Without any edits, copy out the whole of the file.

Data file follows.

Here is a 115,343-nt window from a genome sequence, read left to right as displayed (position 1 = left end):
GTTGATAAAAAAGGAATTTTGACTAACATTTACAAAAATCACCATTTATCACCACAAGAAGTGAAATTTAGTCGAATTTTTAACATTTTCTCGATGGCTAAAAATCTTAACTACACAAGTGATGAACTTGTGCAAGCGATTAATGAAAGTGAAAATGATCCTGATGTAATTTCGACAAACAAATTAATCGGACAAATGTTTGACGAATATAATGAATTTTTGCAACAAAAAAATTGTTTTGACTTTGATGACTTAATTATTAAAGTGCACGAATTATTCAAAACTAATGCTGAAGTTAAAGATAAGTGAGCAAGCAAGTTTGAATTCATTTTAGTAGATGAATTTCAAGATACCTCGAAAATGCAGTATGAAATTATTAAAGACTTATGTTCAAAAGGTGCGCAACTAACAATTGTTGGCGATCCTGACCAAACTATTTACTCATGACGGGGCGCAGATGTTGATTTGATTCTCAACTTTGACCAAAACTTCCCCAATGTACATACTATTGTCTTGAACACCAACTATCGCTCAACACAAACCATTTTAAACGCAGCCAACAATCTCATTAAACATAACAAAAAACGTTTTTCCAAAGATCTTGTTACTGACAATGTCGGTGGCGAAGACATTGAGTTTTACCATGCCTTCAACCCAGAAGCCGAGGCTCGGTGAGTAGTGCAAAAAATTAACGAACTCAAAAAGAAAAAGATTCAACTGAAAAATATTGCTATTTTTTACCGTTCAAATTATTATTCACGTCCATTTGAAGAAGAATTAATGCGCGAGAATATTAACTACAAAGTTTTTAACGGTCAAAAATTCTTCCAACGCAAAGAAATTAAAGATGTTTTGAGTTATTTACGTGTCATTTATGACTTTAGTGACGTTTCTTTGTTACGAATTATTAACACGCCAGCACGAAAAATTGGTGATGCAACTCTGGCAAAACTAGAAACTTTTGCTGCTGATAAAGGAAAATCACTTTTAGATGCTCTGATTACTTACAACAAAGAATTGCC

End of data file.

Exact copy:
Here is a 115,343-nt window from a genome sequence, read left to right as displayed (position 1 = left end):
GTTGATAAAAAAGGAATTTTGACTAACATTTACAAAAATCACCATTTATCACCACAAGAAGTGAAATTTAGTCGAATTTTTAACATTTTCTCGATGGCTAAAAATCTTAACTACACAAGTGATGAACTTGTGCAAGCGATTAATGAAAGTGAAAATGATCCTGATGTAATTTCGACAAACAAATTAATCGGACAAATGTTTGACGAATATAATGAATTTTTGCAACAAAAAAATTGTTTTGACTTTGATGACTTAATTATTAAAGTGCACGAATTATTCAAAACTAATGCTGAAGTTAAAGATAAGTGAGCAAGCAAGTTTGAATTCATTTTAGTAGATGAATTTCAAGATACCTCGAAAATGCAGTATGAAATTATTAAAGACTTATGTTCAAAAGGTGCGCAACTAACAATTGTTGGCGATCCTGACCAAACTATTTACTCATGACGGGGCGCAGATGTTGATTTGATTCTCAACTTTGACCAAAACTTCCCCAATGTACATACTATTGTCTTGAACACCAACTATCGCTCAACACAAACCATTTTAAACGCAGCCAACAATCTCATTAAACATAACAAAAAACGTTTTTCCAAAGATCTTGTTACTGACAATGTCGGTGGCGAAGACATTGAGTTTTACCATGCCTTCAACCCAGAAGCCGAGGCTCGGTGAGTAGTGCAAAAAATTAACGAACTCAAAAAGAAAAAGATTCAACTGAAAAATATTGCTATTTTTTACCGTTCAAATTATTATTCACGTCCATTTGAAGAAGAATTAATGCGCGAGAATATTAACTACAAAGTTTTTAACGGTCAAAAATTCTTCCAACGCAAAGAAATTAAAGATGTTTTGAGTTATTTACGTGTCATTTATGACTTTAGTGACGTTTCTTTGTTACGAATTATTAACACGCCAGCACGAAAAATTGGTGATGCAACTCTGGCAAAACTAGAAACTTTTGCTGCTGATAAAGGAAAATCACTTTTAGATGCTCTGATTACTTACAACAAAGAATTGCC